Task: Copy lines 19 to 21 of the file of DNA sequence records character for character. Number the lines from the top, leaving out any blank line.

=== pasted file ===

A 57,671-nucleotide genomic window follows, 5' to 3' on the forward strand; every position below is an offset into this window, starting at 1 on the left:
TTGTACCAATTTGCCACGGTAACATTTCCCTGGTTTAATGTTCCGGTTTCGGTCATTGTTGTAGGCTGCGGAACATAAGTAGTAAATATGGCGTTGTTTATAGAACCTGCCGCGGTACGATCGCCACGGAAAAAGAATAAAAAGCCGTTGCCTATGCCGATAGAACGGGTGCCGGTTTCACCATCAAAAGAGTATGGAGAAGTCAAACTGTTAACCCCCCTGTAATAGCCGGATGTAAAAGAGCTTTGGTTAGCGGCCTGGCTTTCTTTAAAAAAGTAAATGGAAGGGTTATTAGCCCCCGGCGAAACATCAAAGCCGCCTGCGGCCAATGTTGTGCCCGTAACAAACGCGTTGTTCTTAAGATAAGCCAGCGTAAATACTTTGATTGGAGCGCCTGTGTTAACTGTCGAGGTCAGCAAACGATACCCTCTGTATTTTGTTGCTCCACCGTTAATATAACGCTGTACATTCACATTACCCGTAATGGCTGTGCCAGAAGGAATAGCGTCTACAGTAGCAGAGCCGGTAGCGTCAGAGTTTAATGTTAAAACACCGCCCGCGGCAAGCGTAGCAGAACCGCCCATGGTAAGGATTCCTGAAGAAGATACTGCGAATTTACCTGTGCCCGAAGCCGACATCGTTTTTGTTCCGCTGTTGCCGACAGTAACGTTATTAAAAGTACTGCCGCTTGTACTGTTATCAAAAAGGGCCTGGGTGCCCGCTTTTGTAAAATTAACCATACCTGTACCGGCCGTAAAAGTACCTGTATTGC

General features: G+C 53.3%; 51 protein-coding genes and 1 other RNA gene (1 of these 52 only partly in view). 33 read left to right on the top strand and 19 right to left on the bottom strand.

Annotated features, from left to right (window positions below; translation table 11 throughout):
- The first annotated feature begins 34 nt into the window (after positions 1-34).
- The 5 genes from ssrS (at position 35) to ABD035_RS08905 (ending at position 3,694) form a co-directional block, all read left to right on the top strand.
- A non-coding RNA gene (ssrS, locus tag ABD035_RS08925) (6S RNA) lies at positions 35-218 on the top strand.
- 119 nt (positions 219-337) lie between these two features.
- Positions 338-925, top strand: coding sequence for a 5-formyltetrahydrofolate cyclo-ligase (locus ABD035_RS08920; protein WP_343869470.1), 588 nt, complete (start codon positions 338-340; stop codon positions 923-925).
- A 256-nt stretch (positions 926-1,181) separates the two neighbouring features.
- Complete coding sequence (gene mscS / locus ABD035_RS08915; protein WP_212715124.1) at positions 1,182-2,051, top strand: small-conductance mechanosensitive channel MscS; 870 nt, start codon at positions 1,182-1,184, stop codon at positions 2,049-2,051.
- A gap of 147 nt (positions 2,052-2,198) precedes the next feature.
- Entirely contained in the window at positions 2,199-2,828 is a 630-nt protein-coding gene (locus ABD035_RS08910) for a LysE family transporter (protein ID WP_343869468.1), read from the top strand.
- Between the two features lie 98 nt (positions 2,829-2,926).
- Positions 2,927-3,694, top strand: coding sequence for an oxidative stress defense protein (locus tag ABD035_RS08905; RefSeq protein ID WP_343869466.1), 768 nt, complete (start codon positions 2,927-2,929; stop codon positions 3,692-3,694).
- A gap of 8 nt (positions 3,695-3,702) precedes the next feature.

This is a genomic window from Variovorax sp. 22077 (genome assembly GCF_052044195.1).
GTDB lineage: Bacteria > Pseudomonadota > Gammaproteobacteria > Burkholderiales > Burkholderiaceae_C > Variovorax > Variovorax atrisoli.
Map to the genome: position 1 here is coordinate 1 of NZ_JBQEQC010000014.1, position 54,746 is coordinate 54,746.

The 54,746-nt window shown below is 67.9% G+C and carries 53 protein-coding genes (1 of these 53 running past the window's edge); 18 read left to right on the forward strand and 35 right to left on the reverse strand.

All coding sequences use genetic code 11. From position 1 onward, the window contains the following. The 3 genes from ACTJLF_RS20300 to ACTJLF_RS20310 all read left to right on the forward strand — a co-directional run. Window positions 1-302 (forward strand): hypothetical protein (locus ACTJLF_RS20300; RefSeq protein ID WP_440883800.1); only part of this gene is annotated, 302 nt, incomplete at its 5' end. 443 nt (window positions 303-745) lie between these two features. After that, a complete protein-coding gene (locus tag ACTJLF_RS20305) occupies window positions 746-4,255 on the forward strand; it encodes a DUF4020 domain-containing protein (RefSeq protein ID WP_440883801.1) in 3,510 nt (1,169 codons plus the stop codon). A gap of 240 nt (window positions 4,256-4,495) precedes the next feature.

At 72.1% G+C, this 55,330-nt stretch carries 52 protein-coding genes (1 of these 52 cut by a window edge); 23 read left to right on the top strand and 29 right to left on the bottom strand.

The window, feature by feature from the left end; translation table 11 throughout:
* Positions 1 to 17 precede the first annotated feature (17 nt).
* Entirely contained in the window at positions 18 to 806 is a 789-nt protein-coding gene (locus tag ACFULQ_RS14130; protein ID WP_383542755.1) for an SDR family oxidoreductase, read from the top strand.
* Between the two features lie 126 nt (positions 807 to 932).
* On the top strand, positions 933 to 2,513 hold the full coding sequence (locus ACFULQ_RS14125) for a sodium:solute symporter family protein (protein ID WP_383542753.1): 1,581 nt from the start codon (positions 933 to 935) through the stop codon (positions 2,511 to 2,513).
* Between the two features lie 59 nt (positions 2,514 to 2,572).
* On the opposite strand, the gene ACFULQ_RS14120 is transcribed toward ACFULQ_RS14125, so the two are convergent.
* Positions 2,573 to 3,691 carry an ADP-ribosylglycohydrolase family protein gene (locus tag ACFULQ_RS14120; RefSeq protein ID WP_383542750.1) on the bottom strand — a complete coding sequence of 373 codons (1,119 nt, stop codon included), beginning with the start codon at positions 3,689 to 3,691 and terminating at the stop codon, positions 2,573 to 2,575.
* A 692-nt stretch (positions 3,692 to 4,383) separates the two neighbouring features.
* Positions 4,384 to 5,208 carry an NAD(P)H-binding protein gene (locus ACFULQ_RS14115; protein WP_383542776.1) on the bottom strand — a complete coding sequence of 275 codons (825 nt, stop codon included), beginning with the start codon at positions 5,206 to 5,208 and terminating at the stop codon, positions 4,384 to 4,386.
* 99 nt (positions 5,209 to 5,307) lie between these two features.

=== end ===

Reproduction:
Map to the genome: position 1 here is coordinate 1 of NZ_JBQEQC010000014.1, position 54,746 is coordinate 54,746.

The 54,746-nt window shown below is 67.9% G+C and carries 53 protein-coding genes (1 of these 53 running past the window's edge); 18 read left to right on the forward strand and 35 right to left on the reverse strand.

All coding sequences use genetic code 11. From position 1 onward, the window contains the following. The 3 genes from ACTJLF_RS20300 to ACTJLF_RS20310 all read left to right on the forward strand — a co-directional run. Window positions 1-302 (forward strand): hypothetical protein (locus ACTJLF_RS20300; RefSeq protein ID WP_440883800.1); only part of this gene is annotated, 302 nt, incomplete at its 5' end. 443 nt (window positions 303-745) lie between these two features. After that, a complete protein-coding gene (locus tag ACTJLF_RS20305) occupies window positions 746-4,255 on the forward strand; it encodes a DUF4020 domain-containing protein (RefSeq protein ID WP_440883801.1) in 3,510 nt (1,169 codons plus the stop codon). A gap of 240 nt (window positions 4,256-4,495) precedes the next feature.